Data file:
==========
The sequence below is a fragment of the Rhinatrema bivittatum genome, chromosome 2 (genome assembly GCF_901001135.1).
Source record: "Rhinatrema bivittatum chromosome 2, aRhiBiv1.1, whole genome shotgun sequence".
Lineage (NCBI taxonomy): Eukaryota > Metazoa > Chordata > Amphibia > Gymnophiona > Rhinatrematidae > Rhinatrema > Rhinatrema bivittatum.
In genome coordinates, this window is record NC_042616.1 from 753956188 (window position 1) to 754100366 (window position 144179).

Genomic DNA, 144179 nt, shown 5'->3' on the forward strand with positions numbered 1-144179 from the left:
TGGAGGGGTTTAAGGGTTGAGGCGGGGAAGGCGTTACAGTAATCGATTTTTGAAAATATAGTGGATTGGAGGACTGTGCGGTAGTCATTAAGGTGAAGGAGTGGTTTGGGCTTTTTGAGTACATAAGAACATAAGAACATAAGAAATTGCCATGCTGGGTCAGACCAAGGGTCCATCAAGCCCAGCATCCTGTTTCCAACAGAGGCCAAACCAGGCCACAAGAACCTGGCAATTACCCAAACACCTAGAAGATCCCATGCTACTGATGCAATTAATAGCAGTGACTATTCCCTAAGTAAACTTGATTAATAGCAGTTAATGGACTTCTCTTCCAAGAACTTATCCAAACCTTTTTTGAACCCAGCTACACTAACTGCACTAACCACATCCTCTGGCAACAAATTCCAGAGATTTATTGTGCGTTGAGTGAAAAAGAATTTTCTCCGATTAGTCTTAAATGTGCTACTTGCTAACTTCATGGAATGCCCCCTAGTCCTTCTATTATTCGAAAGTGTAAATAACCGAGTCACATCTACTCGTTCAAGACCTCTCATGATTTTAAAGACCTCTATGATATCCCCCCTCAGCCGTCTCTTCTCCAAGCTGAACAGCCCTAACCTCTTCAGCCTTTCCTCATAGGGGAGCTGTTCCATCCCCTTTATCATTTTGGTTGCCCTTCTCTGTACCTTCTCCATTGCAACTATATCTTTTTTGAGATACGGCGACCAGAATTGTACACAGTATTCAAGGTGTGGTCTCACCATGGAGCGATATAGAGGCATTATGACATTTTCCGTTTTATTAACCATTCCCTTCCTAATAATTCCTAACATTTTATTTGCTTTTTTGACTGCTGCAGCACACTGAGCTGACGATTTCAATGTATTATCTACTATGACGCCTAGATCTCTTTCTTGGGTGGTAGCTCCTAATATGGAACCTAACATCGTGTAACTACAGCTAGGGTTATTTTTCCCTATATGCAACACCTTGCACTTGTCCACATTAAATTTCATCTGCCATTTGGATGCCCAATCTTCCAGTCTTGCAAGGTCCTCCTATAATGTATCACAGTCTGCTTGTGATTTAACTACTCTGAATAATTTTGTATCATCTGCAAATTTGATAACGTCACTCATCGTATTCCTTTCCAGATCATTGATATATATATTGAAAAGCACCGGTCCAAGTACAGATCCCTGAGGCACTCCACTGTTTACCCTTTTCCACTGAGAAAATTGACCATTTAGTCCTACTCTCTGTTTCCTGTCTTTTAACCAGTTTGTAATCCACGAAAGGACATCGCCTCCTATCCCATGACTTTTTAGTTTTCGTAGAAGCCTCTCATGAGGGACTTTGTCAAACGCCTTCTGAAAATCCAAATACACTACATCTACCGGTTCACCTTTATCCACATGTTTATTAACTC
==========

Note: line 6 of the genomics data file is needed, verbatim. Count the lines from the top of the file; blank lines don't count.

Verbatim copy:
TGGAGGGGTTTAAGGGTTGAGGCGGGGAAGGCGTTACAGTAATCGATTTTTGAAAATATAGTGGATTGGAGGACTGTGCGGTAGTCATTAAGGTGAAGGAGTGGTTTGGGCTTTTTGAGTACATAAGAACATAAGAACATAAGAAATTGCCATGCTGGGTCAGACCAAGGGTCCATCAAGCCCAGCATCCTGTTTCCAACAGAGGCCAAACCAGGCCACAAGAACCTGGCAATTACCCAAACACCTAGAAGATCCCATGCTACTGATGCAATTAATAGCAGTGACTATTCCCTAAGTAAACTTGATTAATAGCAGTTAATGGACTTCTCTTCCAAGAACTTATCCAAACCTTTTTTGAACCCAGCTACACTAACTGCACTAACCACATCCTCTGGCAACAAATTCCAGAGATTTATTGTGCGTTGAGTGAAAAAGAATTTTCTCCGATTAGTCTTAAATGTGCTACTTGCTAACTTCATGGAATGCCCCCTAGTCCTTCTATTATTCGAAAGTGTAAATAACCGAGTCACATCTACTCGTTCAAGACCTCTCATGATTTTAAAGACCTCTATGATATCCCCCCTCAGCCGTCTCTTCTCCAAGCTGAACAGCCCTAACCTCTTCAGCCTTTCCTCATAGGGGAGCTGTTCCATCCCCTTTATCATTTTGGTTGCCCTTCTCTGTACCTTCTCCATTGCAACTATATCTTTTTTGAGATACGGCGACCAGAATTGTACACAGTATTCAAGGTGTGGTCTCACCATGGAGCGATATAGAGGCATTATGACATTTTCCGTTTTATTAACCATTCCCTTCCTAATAATTCCTAACATTTTATTTGCTTTTTTGACTGCTGCAGCACACTGAGCTGACGATTTCAATGTATTATCTACTATGACGCCTAGATCTCTTTCTTGGGTGGTAGCTCCTAATATGGAACCTAACATCGTGTAACTACAGCTAGGGTTATTTTTCCCTATATGCAACACCTTGCACTTGTCCACATTAAATTTCATCTGCCATTTGGATGCCCAATCTTCCAGTCTTGCAAGGTCCTCCTATAATGTATCACAGTCTGCTTGTGATTTAACTACTCTGAATAATTTTGTATCATCTGCAAATTTGATAACGTCACTCATCGTATTCCTTTCCAGATCATTGATATATATATTGAAAAGCACCGGTCCAAGTACAGATCCCTGAGGCACTCCACTGTTTACCCTTTTCCACTGAGAAAATTGACCATTTAGTCCTACTCTCTGTTTCCTGTCTTTTAACCAGTTTGTAATCCACGAAAGGACATCGCCTCCTATCCCATGACTTTTTAGTTTTCGTAGAAGCCTCTCATGAGGGACTTTGTCAAACGCCTTCTGAAAATCCAAATACACTACATCTACCGGTTCACCTTTATCCACATGTTTATTAACTC